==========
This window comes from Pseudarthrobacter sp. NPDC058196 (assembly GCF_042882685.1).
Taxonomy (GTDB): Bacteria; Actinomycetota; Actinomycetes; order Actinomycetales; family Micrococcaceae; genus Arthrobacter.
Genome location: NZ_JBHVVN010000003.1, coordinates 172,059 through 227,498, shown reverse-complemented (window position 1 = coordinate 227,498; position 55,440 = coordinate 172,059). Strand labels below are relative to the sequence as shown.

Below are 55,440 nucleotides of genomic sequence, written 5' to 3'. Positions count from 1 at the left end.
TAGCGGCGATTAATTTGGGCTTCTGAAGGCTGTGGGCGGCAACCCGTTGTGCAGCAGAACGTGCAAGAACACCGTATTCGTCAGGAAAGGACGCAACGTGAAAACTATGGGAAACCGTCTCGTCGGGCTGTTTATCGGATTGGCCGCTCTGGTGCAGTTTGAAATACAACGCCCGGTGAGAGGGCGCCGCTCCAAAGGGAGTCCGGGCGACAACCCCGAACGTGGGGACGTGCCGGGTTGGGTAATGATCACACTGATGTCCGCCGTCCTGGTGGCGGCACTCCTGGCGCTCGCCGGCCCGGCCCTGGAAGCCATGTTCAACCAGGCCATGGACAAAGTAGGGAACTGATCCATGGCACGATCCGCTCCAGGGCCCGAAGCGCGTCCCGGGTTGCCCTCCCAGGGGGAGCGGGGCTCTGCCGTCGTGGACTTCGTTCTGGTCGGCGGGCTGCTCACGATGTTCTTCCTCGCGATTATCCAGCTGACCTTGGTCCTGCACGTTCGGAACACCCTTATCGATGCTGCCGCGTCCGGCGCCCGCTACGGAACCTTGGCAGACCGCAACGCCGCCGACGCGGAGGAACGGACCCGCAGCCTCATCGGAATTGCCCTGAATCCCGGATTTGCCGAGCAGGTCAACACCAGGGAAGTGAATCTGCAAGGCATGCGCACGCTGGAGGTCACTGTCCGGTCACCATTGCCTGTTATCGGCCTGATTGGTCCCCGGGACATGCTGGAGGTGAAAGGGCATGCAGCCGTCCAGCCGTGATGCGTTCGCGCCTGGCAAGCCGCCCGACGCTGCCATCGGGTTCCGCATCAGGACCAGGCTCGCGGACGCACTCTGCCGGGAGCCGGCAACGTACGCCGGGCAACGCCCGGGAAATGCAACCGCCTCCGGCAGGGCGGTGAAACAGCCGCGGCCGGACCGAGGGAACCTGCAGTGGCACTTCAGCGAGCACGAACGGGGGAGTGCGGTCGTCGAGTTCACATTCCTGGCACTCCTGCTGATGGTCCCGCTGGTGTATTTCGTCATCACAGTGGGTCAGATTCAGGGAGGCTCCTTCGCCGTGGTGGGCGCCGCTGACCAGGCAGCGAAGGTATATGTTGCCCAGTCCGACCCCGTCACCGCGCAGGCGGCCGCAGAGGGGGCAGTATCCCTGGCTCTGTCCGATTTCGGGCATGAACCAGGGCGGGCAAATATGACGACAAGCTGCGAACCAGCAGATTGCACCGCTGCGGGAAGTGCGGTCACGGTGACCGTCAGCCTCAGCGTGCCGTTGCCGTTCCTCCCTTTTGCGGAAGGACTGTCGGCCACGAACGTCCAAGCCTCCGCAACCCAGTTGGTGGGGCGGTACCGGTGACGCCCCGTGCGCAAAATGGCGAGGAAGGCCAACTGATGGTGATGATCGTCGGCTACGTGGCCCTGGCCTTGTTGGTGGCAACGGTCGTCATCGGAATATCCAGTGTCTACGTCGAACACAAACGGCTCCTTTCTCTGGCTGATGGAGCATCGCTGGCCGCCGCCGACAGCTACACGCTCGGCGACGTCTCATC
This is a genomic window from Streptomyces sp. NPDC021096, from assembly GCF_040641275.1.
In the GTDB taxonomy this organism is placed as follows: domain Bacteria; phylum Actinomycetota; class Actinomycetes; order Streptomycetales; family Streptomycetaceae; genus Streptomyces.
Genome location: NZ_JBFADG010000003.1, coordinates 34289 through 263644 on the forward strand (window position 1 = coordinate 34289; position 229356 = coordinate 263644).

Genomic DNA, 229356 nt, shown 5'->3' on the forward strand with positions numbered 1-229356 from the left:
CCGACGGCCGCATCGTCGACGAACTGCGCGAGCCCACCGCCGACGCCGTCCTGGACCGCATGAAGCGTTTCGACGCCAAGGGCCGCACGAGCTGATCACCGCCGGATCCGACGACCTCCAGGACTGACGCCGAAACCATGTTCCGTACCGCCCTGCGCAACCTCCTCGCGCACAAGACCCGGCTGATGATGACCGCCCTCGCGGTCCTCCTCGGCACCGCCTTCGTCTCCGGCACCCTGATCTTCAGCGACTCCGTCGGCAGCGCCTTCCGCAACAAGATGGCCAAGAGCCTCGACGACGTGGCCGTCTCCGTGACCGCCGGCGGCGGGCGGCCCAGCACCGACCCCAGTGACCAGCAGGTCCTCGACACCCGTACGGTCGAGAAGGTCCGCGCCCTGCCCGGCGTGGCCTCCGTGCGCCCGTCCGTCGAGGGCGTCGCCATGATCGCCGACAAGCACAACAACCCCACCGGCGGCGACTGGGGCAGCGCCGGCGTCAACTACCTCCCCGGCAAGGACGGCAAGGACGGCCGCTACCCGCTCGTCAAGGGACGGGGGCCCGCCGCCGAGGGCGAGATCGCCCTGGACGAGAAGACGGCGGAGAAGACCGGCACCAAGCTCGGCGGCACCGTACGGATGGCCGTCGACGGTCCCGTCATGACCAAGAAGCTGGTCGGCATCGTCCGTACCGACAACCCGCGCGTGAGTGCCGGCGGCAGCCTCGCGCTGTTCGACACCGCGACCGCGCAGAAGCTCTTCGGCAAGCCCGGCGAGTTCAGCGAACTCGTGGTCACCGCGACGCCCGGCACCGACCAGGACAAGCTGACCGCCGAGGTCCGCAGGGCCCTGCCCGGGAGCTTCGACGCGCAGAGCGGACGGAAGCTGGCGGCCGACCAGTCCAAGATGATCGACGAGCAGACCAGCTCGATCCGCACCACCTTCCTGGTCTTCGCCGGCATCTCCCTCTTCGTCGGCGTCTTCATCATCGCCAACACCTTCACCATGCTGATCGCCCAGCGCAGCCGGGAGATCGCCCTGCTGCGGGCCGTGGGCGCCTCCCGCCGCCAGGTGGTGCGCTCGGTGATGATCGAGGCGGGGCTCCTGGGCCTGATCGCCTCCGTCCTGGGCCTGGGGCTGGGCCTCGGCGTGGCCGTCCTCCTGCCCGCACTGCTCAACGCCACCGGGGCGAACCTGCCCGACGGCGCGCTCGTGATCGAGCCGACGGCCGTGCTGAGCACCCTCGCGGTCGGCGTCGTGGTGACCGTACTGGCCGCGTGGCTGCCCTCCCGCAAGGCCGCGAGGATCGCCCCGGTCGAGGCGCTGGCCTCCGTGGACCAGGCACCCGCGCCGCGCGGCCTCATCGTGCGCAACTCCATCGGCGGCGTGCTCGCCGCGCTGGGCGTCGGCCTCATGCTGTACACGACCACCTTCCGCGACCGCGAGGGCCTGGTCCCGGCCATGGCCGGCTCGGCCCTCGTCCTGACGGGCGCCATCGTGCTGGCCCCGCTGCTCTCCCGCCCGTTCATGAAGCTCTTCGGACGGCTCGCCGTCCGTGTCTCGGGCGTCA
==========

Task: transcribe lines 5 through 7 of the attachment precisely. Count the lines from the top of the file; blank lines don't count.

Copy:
TAGCGGCGATTAATTTGGGCTTCTGAAGGCTGTGGGCGGCAACCCGTTGTGCAGCAGAACGTGCAAGAACACCGTATTCGTCAGGAAAGGACGCAACGTGAAAACTATGGGAAACCGTCTCGTCGGGCTGTTTATCGGATTGGCCGCTCTGGTGCAGTTTGAAATACAACGCCCGGTGAGAGGGCGCCGCTCCAAAGGGAGTCCGGGCGACAACCCCGAACGTGGGGACGTGCCGGGTTGGGTAATGATCACACTGATGTCCGCCGTCCTGGTGGCGGCACTCCTGGCGCTCGCCGGCCCGGCCCTGGAAGCCATGTTCAACCAGGCCATGGACAAAGTAGGGAACTGATCCATGGCACGATCCGCTCCAGGGCCCGAAGCGCGTCCCGGGTTGCCCTCCCAGGGGGAGCGGGGCTCTGCCGTCGTGGACTTCGTTCTGGTCGGCGGGCTGCTCACGATGTTCTTCCTCGCGATTATCCAGCTGACCTTGGTCCTGCACGTTCGGAACACCCTTATCGATGCTGCCGCGTCCGGCGCCCGCTACGGAACCTTGGCAGACCGCAACGCCGCCGACGCGGAGGAACGGACCCGCAGCCTCATCGGAATTGCCCTGAATCCCGGATTTGCCGAGCAGGTCAACACCAGGGAAGTGAATCTGCAAGGCATGCGCACGCTGGAGGTCACTGTCCGGTCACCATTGCCTGTTATCGGCCTGATTGGTCCCCGGGACATGCTGGAGGTGAAAGGGCATGCAGCCGTCCAGCCGTGATGCGTTCGCGCCTGGCAAGCCGCCCGACGCTGCCATCGGGTTCCGCATCAGGACCAGGCTCGCGGACGCACTCTGCCGGGAGCCGGCAACGTACGCCGGGCAACGCCCGGGAAATGCAACCGCCTCCGGCAGGGCGGTGAAACAGCCGCGGCCGGACCGAGGGAACCTGCAGTGGCACTTCAGCGAGCACGAACGGGGGAGTGCGGTCGTCGAGTTCACATTCCTGGCACTCCTGCTGATGGTCCCGCTGGTGTATTTCGTCATCACAGTGGGTCAGATTCAGGGAGGCTCCTTCGCCGTGGTGGGCGCCGCTGACCAGGCAGCGAAGGTATATGTTGCCCAGTCCGACCCCGTCACCGCGCAGGCGGCCGCAGAGGGGGCAGTATCCCTGGCTCTGTCCGATTTCGGGCATGAACCAGGGCGGGCAAATATGACGACAAGCTGCGAACCAGCAGATTGCACCGCTGCGGGAAGTGCGGTCACGGTGACCGTCAGCCTCAGCGTGCCGTTGCCGTTCCTCCCTTTTGCGGAAGGACTGTCGGCCACGAACGTCCAAGCCTCCGCAACCCAGTTGGTGGGGCGGTACCGGTGACGCCCCGTGCGCAAAATGGCGAGGAAGGCCAACTGATGGTGATGATCGTCGGCTACGTGGCCCTGGCCTTGTTGGTGGCAACGGTCGTCATCGGAATATCCAGTGTCTACGTCGAACACAAACGGCTCCTTTCTCTGGCTGATGGAGCATCGCTGGCCGCCGCCGACAGCTACACGCTCGGCGACGTCTCATC
This is a genomic window from Streptomyces sp. NPDC021096, from assembly GCF_040641275.1.
In the GTDB taxonomy this organism is placed as follows: domain Bacteria; phylum Actinomycetota; class Actinomycetes; order Streptomycetales; family Streptomycetaceae; genus Streptomyces.